Porsche’s Carrera GT is getting up there in years now, and though Porsche didn’t build that many of them, there are still enough on the roads that Porsche offers a course to select dealer technicians on how to service the model. After all, with 10 cylinders and a carbon monocoque chassis, it’s not like any other road-going Porsche.
To facilitate this training course, it helps to have a car, but because the Carrera GT is so rare and expensive, not even Porsche can afford to have lots of them just lying around to be used as training tools. Instead, it has one for the whole North American market, and that single car gets disassembled and reassembled three or four times a year. In total, Porsche estimates, according to an announcement made on Monday, that the car has been torn down and built up 78 times since 2004.
“I was there when it came off the Lufthansa 747 cargo plane here in Atlanta in 2004,” Bob Hamilton, Porsche technician in charge of the Carrera GT class, said in a statement. “We put it on a flatbed and drove it to Phoenix Parkway, where our old training facility was located.”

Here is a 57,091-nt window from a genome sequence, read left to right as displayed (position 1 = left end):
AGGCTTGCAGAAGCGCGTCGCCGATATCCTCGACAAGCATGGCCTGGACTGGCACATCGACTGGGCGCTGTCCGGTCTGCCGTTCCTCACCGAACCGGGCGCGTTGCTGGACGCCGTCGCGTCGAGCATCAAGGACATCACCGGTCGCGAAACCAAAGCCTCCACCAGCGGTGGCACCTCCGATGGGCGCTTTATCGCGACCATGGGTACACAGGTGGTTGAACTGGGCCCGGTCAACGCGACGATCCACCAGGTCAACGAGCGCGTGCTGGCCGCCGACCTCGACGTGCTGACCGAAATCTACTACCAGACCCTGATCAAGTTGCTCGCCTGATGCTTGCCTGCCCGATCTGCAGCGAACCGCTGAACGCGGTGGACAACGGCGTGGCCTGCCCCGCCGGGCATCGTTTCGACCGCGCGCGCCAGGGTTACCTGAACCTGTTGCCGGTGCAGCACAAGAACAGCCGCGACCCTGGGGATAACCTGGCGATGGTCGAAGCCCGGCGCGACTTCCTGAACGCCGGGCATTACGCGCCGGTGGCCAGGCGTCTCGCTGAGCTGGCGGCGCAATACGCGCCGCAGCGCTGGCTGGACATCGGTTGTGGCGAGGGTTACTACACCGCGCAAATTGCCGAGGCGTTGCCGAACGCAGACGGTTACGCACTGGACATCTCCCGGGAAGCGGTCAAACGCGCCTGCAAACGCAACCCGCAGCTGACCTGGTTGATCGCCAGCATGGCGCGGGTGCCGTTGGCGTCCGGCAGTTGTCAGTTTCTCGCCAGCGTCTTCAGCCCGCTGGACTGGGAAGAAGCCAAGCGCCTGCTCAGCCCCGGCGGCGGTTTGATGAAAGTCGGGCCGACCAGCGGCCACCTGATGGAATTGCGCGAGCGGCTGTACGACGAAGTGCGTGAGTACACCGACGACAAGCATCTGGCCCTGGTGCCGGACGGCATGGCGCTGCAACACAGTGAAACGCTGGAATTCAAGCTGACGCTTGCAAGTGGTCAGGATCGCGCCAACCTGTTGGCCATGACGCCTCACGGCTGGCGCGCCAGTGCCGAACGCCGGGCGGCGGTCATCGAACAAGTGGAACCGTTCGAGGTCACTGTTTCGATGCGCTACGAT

Think about that. This car, with its screaming 605 horsepower 5.7-liter V10, now worth close to a million dollars, gets torn to bits and carefully reassembled into a working supercar. The training car currently has around 1,445 miles on it, mostly from being taken to customer events or from numerous shakedown drives after it’s been reassembled.
Think about the last time you tried to fix something on your own car. How many extra pieces did you have at the end? It’s clear that the individuals who go through the Carrera GT class are a whole other caliber of technician, and it’s mighty impressive.